Zipcar (Nasdaq: ZIP) put the pedal to the metal in its first quarterly report as a public company.

The fast-growing car-sharing service delivered speedy revenue growth, even as its bottom line shifted into reverse. Revenue soared 48% to $49.1 million, with half of its growth attributable to last year's acquisition of United Kingdom Zipcar wannabe Streetcar.

There are now 577,000 members paying an annual fee for the right to rent fully insured and gassed-up cars by the hour. That's a 57% spurt over the past year, or a still impressive 31% uptick if you back out Streetcar.

Zipcar's net loss widened from $5.3 million to $6.1 million during the first quarter, but its adjusted EBITDA loss did improve during the period.

The red ink is expected as Zipcar builds out its fleet in major metropolitan cities and sprawling college campuses. Slow the game down, and Zipcar's actually making money in its older markets.

Zipcar's four established markets of Boston, New York City, Washington, D.C., and San Francisco posted $4.6 million in pre-tax earnings -- up 45% -- on a 20% top-line uptick to $27.1 million.

Think about that for a bit. Zipcar's cranking out 17% in pre-tax profit margins in the four cities that account for more than half of its revenue.

The good times should keep rolling. Zipcar's targeting as much as $60 million in revenue during the current quarter, so we're talking about some serious top-line acceleration. Zipcar's guidance calls for a loss of $7 million to $8 million, but positive adjusted EBITDA.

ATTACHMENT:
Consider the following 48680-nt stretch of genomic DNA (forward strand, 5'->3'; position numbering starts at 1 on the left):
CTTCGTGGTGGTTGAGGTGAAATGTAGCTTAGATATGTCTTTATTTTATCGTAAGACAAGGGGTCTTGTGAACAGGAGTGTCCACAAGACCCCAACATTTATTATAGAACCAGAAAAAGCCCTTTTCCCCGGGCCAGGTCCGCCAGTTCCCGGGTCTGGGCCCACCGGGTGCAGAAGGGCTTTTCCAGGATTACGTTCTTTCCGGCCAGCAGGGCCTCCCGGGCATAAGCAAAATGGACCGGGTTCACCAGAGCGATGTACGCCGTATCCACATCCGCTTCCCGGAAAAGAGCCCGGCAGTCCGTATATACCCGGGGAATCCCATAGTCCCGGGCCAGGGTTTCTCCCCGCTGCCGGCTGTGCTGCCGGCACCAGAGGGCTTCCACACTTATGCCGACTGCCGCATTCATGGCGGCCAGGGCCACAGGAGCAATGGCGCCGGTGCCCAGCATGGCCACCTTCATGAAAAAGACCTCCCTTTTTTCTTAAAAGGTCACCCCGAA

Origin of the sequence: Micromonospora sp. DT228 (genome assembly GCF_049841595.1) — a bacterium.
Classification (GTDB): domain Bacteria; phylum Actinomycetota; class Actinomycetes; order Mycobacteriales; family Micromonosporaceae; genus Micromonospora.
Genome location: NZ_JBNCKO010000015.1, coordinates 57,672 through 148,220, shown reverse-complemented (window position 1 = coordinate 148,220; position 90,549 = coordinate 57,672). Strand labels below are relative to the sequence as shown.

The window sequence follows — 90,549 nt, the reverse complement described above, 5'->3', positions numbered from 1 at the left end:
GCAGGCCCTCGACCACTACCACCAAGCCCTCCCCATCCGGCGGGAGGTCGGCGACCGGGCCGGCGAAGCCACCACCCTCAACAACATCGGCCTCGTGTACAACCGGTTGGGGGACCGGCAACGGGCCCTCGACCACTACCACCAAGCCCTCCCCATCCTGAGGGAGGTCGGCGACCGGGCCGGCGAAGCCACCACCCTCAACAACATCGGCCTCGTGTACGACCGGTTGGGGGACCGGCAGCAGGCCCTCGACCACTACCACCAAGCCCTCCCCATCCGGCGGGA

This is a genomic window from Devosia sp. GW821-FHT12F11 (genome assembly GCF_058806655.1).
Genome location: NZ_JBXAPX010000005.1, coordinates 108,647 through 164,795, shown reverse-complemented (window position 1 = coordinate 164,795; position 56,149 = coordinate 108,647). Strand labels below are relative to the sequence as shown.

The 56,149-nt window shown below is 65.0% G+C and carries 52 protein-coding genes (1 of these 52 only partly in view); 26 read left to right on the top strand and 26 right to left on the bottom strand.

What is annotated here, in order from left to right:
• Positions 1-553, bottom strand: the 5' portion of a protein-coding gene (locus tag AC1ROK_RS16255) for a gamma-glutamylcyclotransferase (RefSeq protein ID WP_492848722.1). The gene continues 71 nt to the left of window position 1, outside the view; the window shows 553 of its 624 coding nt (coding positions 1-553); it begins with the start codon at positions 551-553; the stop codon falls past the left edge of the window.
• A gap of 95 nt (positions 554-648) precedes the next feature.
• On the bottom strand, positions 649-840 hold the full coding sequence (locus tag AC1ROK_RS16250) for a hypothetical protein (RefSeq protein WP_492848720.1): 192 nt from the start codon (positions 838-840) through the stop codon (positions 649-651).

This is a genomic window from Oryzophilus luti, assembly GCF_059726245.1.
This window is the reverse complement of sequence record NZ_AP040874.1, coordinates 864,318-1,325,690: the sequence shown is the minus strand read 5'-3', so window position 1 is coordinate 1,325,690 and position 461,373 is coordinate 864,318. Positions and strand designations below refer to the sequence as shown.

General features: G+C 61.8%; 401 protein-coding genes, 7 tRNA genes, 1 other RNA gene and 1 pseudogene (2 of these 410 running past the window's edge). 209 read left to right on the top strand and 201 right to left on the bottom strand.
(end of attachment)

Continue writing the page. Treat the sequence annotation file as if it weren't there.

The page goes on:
Looking out to all of 2011, Zipcar's looking at $235 million to $240 million in revenue, as much as $8 million in adjusted EBITDA, and a net loss between $13 million and $17 million. Since Zipcar's already targeting to lose $13.1 million to $14.1 million during the first half of the year, the optimistic end of Zipcar's outlook would find it fishtailing the corner toward profitability by year's end.

Zipcar's had an eventful first few weeks as a public company. It went public at $18 last month, hitting an intraday high of $31.50 on its first day on the market. It was all downhill from there, until the shares bottomed out at $23.53 last week. The stock's been revving over the past few days, ahead of last night's report. The bidding war between Hertz (NYSE: HTZ) and Avis Budget (NYSE: CAR) for Dollar Thrifty (NYSE: DTG) has been heating up as well recently. Consolidation in the traditional auto rental space can only help improve the already attractive value proposition that Zipcar offers to casual metropolitan drivers and dorm-stranded college students.

Auto sharing may never make a dent outside of its established base, but there's clearly room for Zipcar to grow its presence. The risks and rewards are high here. It will be a checkered flag or a pit crew blowout, and the next few quarters promise to be a wild ride.

Is car sharing a viable business or are Zipcar's 577,000 members crazy? Share your thoughts in the comment box below.